Carlos Marmol picked up his 16th save of the season last night by striking out five of the seven batters he faced, giving him an amazing 77 strikeouts in 40.2 innings on the year. To put that in some context, consider that Nick Blackburn, John Lannan, and Brad Bergesen have combined for 78 strikeouts this season … in 234 innings.
Not only is 77 strikeouts in 40.2 innings by far the best rate of Marmol’s career–which is saying something given that he’s had double-digit strikeouts per nine innings in each of the past three years–it would be the highest strikeout rate in baseball history among pitchers with at least 50 innings in a season.
Here’s how Marmol would fit into the current leaderboard:
CARLOS MARMOL 2010 17.04
Eric Gagne 2003 14.98
Billy Wagner 1999 14.95
Brad Lidge 2004 14.93
Armando Benitez 1999 14.77
Billy Wagner 1998 14.55
Billy Wagner 1997 14.38
No pitcher in baseball history has ever managed to crack 15 strikeouts per nine innings, yet Marmol is currently at 17.04. Amazing.
The Rockies announced a minor swap of relief pitchers on Monday evening. The Cubs sent lefty Zac Rosscup to the Rockies in exchange for right-hander Matt Carasiti.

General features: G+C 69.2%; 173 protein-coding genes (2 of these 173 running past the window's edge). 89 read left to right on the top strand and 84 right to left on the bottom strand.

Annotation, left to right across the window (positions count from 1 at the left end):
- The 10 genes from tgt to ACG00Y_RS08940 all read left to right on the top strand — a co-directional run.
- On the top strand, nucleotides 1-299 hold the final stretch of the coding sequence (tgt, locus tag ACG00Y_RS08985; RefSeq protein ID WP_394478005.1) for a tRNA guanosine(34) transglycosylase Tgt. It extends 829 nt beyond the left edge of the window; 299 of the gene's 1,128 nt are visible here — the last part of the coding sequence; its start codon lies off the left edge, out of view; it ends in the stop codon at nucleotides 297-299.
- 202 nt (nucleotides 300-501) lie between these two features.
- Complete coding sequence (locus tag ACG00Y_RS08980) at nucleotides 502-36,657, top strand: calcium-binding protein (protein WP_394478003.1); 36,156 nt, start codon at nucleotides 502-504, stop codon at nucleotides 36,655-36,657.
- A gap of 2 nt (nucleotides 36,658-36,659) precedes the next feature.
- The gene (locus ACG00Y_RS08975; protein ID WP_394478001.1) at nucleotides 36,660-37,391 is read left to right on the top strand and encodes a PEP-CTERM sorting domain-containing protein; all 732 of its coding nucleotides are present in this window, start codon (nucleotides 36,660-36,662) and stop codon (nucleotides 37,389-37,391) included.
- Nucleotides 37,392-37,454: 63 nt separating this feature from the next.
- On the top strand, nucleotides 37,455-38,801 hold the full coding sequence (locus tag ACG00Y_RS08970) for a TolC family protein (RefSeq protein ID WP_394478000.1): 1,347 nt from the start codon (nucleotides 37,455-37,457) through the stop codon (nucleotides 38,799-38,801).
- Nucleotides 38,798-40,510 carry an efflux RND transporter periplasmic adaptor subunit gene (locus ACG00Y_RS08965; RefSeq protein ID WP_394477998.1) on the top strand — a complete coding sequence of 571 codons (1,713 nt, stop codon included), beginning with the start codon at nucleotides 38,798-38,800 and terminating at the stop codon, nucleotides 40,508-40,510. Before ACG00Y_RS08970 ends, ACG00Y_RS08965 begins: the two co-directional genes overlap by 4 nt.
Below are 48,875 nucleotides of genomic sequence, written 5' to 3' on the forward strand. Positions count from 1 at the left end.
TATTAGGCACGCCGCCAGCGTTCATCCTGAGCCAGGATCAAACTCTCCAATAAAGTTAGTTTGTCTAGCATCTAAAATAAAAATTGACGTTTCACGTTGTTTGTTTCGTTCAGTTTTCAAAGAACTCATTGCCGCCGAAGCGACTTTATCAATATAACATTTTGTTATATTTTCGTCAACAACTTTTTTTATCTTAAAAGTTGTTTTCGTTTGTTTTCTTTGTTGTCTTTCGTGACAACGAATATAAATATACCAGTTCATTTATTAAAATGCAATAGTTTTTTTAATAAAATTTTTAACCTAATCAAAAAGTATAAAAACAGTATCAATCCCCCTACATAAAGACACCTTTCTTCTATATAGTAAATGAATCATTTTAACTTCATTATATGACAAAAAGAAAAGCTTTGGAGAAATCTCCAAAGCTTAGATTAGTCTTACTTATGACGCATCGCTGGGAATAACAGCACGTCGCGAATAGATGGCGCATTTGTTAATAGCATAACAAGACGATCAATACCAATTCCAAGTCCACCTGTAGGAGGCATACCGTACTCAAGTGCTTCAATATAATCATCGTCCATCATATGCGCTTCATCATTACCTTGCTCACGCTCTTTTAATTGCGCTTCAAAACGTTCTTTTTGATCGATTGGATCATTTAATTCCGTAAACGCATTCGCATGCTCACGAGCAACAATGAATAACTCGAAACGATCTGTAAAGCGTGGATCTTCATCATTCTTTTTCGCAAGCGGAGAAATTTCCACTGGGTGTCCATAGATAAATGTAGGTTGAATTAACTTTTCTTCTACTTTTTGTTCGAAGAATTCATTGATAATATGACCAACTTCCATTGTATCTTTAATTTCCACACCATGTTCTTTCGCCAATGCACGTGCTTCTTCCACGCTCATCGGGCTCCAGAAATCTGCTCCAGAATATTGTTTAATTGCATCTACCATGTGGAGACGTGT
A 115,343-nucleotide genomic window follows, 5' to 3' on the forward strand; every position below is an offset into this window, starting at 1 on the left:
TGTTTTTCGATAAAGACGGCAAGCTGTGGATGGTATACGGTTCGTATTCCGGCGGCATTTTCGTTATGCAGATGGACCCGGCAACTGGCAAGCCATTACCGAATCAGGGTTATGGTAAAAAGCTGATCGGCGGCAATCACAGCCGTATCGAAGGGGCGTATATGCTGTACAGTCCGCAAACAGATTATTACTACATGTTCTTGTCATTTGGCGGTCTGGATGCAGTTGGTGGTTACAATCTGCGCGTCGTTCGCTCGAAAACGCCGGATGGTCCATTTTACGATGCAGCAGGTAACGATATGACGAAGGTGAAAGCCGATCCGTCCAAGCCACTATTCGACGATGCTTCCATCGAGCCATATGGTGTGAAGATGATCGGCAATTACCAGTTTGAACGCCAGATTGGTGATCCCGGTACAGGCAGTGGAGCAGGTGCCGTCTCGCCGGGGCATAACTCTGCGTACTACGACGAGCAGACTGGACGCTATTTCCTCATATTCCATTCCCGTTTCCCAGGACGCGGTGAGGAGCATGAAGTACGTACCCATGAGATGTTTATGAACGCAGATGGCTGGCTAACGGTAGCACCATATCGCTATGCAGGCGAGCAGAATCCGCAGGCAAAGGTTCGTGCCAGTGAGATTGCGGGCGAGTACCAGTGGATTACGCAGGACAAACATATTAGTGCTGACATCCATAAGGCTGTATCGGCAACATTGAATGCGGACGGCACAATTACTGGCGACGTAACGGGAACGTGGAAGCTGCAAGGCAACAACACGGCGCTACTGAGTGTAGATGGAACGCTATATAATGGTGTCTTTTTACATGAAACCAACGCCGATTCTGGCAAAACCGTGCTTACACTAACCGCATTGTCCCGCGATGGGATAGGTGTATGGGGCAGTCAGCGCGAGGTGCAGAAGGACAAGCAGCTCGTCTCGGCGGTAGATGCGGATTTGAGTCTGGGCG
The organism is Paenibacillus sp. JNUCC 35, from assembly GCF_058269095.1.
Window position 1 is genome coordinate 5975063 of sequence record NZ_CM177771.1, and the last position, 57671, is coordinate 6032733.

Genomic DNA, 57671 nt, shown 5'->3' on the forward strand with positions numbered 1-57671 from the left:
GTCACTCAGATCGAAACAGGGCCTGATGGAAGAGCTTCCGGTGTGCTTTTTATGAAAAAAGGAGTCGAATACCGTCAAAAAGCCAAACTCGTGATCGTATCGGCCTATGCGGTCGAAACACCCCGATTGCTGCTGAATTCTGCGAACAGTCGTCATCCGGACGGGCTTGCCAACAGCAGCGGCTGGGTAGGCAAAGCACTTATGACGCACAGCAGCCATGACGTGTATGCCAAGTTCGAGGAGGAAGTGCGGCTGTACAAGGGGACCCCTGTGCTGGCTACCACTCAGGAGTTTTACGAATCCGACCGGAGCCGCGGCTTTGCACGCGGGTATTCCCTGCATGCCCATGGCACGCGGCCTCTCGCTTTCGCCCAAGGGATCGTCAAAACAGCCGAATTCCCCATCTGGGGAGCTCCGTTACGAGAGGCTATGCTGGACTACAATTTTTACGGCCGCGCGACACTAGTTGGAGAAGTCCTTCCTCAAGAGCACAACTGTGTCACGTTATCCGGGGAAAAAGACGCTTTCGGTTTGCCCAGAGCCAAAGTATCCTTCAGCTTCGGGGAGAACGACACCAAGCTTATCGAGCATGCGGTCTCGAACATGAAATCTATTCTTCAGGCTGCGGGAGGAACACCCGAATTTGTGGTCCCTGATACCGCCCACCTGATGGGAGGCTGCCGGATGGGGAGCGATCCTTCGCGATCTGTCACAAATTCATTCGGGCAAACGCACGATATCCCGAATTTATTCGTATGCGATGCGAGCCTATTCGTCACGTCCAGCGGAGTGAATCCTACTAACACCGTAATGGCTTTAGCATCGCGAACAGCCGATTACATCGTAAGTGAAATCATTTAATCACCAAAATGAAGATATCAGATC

Rosscup, 29, was designated for assignment by the Cubs last Thursday. He spent only two-thirds of an inning in the majors this year and has a 5.32 career ERA across 47 1/3 innings. Rosscup has spent most of the season with Triple-A Iowa, posting a 2.60 ERA in 27 2/3 innings.
Carasiti, 25, spent 15 2/3 innings in the majors last year, putting up an ugly 9.19 ERA. With Triple-A Albuquerque this season, he compiled a 2.37 ERA and a 43/13 K/BB ratio in 30 1/3 innings.
The Associated Press reported that on Monday, the U.S. Court of Appeals for the 9th Circuit affirmed a district court ruling which holds that the minor leagues are exempt from federal antitrust law, just like the major leagues.
In 2015, four minor leaguers sued Major League Baseball, alleging that MLB violated antitrust laws with its hiring and employment policies. They accused MLB of “restrain[ing] horizontal competition between and among” franchises and “artificially and illegally depressing” the salaries of minor league players.
The U.S. Court of Appeals said the players failed to state an antitrust claim, as the Curt Flood Act of 1998 exempted Minor League Baseball explicitly from antitrust laws.
This case is separate from the Aaron Senne case in which Major League Baseball is accused of violating the Fair Labor Standards Act. That case was recertified as a class action lawsuit in March. In December, Major League Baseball established a political action committee (PAC), which came months after two members of Congress sought to change language in the FLSA so that minor league players could continue to be paid substandard wages.